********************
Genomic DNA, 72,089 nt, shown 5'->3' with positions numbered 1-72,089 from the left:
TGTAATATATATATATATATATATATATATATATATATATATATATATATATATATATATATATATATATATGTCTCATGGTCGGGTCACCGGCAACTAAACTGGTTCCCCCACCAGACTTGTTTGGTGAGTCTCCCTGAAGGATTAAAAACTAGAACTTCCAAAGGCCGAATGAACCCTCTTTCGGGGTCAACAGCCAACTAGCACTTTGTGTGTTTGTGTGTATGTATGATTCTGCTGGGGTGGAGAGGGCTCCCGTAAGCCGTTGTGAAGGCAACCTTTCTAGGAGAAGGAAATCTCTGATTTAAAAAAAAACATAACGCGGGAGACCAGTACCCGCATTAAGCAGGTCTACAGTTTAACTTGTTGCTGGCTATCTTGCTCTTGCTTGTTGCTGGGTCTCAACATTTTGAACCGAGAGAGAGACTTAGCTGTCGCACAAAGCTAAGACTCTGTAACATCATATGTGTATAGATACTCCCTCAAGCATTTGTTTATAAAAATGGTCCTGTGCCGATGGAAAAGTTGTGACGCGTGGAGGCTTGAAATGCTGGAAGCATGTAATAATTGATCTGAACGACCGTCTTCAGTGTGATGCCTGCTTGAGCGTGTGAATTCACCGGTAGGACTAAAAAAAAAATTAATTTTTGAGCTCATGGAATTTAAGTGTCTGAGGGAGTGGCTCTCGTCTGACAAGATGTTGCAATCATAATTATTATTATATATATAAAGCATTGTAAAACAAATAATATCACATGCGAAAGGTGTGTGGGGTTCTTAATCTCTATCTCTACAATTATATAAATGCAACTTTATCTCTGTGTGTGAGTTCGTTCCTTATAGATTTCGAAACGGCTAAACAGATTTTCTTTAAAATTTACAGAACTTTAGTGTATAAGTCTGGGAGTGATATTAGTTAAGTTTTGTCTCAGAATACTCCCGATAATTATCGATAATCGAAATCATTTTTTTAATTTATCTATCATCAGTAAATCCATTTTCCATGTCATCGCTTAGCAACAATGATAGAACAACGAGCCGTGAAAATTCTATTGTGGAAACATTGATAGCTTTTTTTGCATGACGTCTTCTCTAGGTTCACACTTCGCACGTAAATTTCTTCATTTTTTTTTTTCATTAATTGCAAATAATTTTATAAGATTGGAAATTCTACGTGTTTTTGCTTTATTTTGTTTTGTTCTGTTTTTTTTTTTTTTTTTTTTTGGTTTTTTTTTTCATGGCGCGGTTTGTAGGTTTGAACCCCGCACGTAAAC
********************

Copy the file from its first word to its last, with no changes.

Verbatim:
Genomic DNA, 72,089 nt, shown 5'->3' with positions numbered 1-72,089 from the left:
TGTAATATATATATATATATATATATATATATATATATATATATATATATATATATATATATATATATATATGTCTCATGGTCGGGTCACCGGCAACTAAACTGGTTCCCCCACCAGACTTGTTTGGTGAGTCTCCCTGAAGGATTAAAAACTAGAACTTCCAAAGGCCGAATGAACCCTCTTTCGGGGTCAACAGCCAACTAGCACTTTGTGTGTTTGTGTGTATGTATGATTCTGCTGGGGTGGAGAGGGCTCCCGTAAGCCGTTGTGAAGGCAACCTTTCTAGGAGAAGGAAATCTCTGATTTAAAAAAAAACATAACGCGGGAGACCAGTACCCGCATTAAGCAGGTCTACAGTTTAACTTGTTGCTGGCTATCTTGCTCTTGCTTGTTGCTGGGTCTCAACATTTTGAACCGAGAGAGAGACTTAGCTGTCGCACAAAGCTAAGACTCTGTAACATCATATGTGTATAGATACTCCCTCAAGCATTTGTTTATAAAAATGGTCCTGTGCCGATGGAAAAGTTGTGACGCGTGGAGGCTTGAAATGCTGGAAGCATGTAATAATTGATCTGAACGACCGTCTTCAGTGTGATGCCTGCTTGAGCGTGTGAATTCACCGGTAGGACTAAAAAAAAAATTAATTTTTGAGCTCATGGAATTTAAGTGTCTGAGGGAGTGGCTCTCGTCTGACAAGATGTTGCAATCATAATTATTATTATATATATAAAGCATTGTAAAACAAATAATATCACATGCGAAAGGTGTGTGGGGTTCTTAATCTCTATCTCTACAATTATATAAATGCAACTTTATCTCTGTGTGTGAGTTCGTTCCTTATAGATTTCGAAACGGCTAAACAGATTTTCTTTAAAATTTACAGAACTTTAGTGTATAAGTCTGGGAGTGATATTAGTTAAGTTTTGTCTCAGAATACTCCCGATAATTATCGATAATCGAAATCATTTTTTTAATTTATCTATCATCAGTAAATCCATTTTCCATGTCATCGCTTAGCAACAATGATAGAACAACGAGCCGTGAAAATTCTATTGTGGAAACATTGATAGCTTTTTTTGCATGACGTCTTCTCTAGGTTCACACTTCGCACGTAAATTTCTTCATTTTTTTTTTTCATTAATTGCAAATAATTTTATAAGATTGGAAATTCTACGTGTTTTTGCTTTATTTTGTTTTGTTCTGTTTTTTTTTTTTTTTTTTTTTGGTTTTTTTTTTCATGGCGCGGTTTGTAGGTTTGAACCCCGCACGTAAAC